“War is chaos… and the Tech Infantry practices chaos all the time!”

                                                                        -- General Yufang Guo, Eastern Bloc


At first, it was confusing; now Malachi was simply pissed.  With the rain cutting his optics to zero and his servogyros not quite adjusting to the mud, sneaking up on the enemy’s lance cannon seemed impossible. He wondered if Treschi wasn't the only one who helped his transfer. Maybe somewhere there was another asshole trying to get him killed, and if was, it had to be Max Thames.  Since Max sided with the rebels, though, any influence he might have possessed had long disappeared.  Creeping through the tanglebrush, he cursed Thames anyway.

As the trooper reached the edge of the jungle, Malachi took a moment to think.  Scanning the area, it was obvious the fuck with the lance cannon was alone.  A platoon nearby wouldn't be able to get to him before Spyder could.  He could take all the time in the world.  With a wave of his hand, his platoon stopped, 50 meters away from the bastard’s clearing. Taking a swallow of water, he gathered up his courage, and then ran the rest of the way himself. Clicking to the proximity frequency, he started screaming the second he appeared to the gunner. "You shot the wrong damned shuttle!!!"


"That shuttle was ours, you idiot!"


"Damn it, of course it was!  This situ is completely FUBAR... now drop your weapon and return to base, soldier."

"I shot one of our own? Oh my…" The rebel gunner believed Spyder. Unconsciously, he put down his weapon and began to leave.  Suddenly, as Malachi was coming up to take his weapon, he whipped around, realizing what was really going on. The lieutenant wasted no time, stuck out his arm, and levelled his suit with a spiker gun. The weapon cleared away the nanotech and obliterated the armor plating underneath. Although the gray little machines soon sealed the breach, the dead man inside was going to stay dead.

Spyder picked up the lance cannon just as alarms went off on his motion detector. The computer started counting for him. Twelve… then forty-five… holy shit, he thought, it was a fucking battalion! Shouldering the heavy piece of metal, he ran like hell back toward the platoon. He bit down on the dentcom, rotated it to the platoon frequency, and started barking like mad. “Fall back, damn it! Back to the LZ!”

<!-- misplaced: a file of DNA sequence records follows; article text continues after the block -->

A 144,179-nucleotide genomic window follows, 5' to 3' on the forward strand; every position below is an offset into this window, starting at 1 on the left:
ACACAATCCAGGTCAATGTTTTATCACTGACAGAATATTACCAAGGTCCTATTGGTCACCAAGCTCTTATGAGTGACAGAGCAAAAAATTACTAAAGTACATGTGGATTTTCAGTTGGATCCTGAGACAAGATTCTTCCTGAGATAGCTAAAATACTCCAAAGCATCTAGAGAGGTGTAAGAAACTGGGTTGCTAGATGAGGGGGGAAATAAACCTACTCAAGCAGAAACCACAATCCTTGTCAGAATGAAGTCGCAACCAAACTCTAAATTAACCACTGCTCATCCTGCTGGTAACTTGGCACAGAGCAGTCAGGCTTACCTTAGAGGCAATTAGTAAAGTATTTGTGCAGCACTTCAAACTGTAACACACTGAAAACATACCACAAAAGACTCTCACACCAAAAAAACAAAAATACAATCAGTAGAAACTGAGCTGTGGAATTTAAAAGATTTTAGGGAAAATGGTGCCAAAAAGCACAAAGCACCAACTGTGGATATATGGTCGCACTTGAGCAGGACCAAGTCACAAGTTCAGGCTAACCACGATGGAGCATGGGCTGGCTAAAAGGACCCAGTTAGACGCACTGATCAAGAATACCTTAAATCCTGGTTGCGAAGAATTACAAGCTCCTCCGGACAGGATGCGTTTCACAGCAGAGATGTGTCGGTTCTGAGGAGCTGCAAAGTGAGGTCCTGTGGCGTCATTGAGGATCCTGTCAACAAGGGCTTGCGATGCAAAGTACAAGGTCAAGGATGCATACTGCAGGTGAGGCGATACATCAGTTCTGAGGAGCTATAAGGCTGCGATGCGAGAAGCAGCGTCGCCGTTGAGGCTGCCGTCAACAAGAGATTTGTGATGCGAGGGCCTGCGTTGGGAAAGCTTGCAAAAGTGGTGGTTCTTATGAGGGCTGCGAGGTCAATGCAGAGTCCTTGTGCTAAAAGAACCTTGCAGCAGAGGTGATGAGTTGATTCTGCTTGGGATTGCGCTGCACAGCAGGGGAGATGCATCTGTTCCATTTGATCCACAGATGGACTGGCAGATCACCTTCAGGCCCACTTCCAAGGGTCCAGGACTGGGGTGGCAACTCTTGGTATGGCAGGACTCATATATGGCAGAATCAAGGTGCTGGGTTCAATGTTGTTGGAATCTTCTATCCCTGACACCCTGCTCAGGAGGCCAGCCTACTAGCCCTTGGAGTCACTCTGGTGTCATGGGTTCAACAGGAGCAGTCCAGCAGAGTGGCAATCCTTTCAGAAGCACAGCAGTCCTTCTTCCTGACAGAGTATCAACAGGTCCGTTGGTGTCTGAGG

“LT?” sounded like his trusty platoon sergeant.

“That’s an order. Fall back! The entire Reb army is coming this way!”

Once he reached the platoon’s former line, Spyder got the lance cannon ready to fire.  The enemy would mow them down if he didn’t give them a chance to escape. Checking his sensors again, he aimed at their relative position, and fired.  A ruby bolt of plasma erupted slicing a clean hole through the battalion’s line. Malachi dropped back down as their response was chilling. Even at this extreme range, the jungle was being ripped apart around him.

"Shit,” he cursed under his breath, waiting for the cannon to charge again.

Another volley of long-range fire erupted around him. Suddenly he felt his right leg get knocked back. By the time he looked down, he saw a small hole near his foot. Thankfully, the armor wasn’t penetrated, and already the nanotech gray was sealing it up. He tried putting some weight down on it; it was sore, but at least it wasn’t broken.

Spyder went right to work at resetting the cannon’s range. His suit quickly interfaced with the gun (as it was designed to do), sacrificing its maximum range in favor of a longer blast time. As the motion detector showed the enemy getting closer, he gave a sigh of relief as the recharge indicator beeped. Crawling back out of his hole, he moved back along the shredded underbrush slowly, the chameleon circuits working on low power to adapt him to the greenery. The only thing obvious about his movement was the giant lance cannon.

He could feel his breathing going faster, hoping to God that Elly managed to get them back to the captain. Hopefully Jada had a plan to get us back with the 1st Division; otherwise it was a long way to Talavera, especially if they were on their own.

Malachi bit down on the dentcom again, whispering on the command circuit. “Ragdowski, report.”


“Yes, Elly. I’m in a rush, could you hurry it up?” Spyder hushed, watching the white dots blip closer with each second. Not long now…

“Yes, sir. 3rd Platoon is back at the LZ.”

“Good. Now get ready for an attack. They’re not going to be happy after this.”

“After what?”

Malachi clicked off the dentcom and readied the cannon. They were just about in range. If they didn’t detect the power surge of the cannon… another look at the motion detector told him it was time. Finally he got up, activated the cannon, and swept the area with his massive laser. Trees, bushes, power armor; everything at waist-height was ripped in half in front of him. After that, he wasted no time. Dropping the burnt-out lance cannon, Spyder ran through the thick jungle, the rush of plasma and carbine fire ripping everything behind him.

His suit was going full tilt as he rushed through the rain, hoping that the thick foliage and constant downpour would fool the enemy batt… well, the enemy’s two platoons, anyway.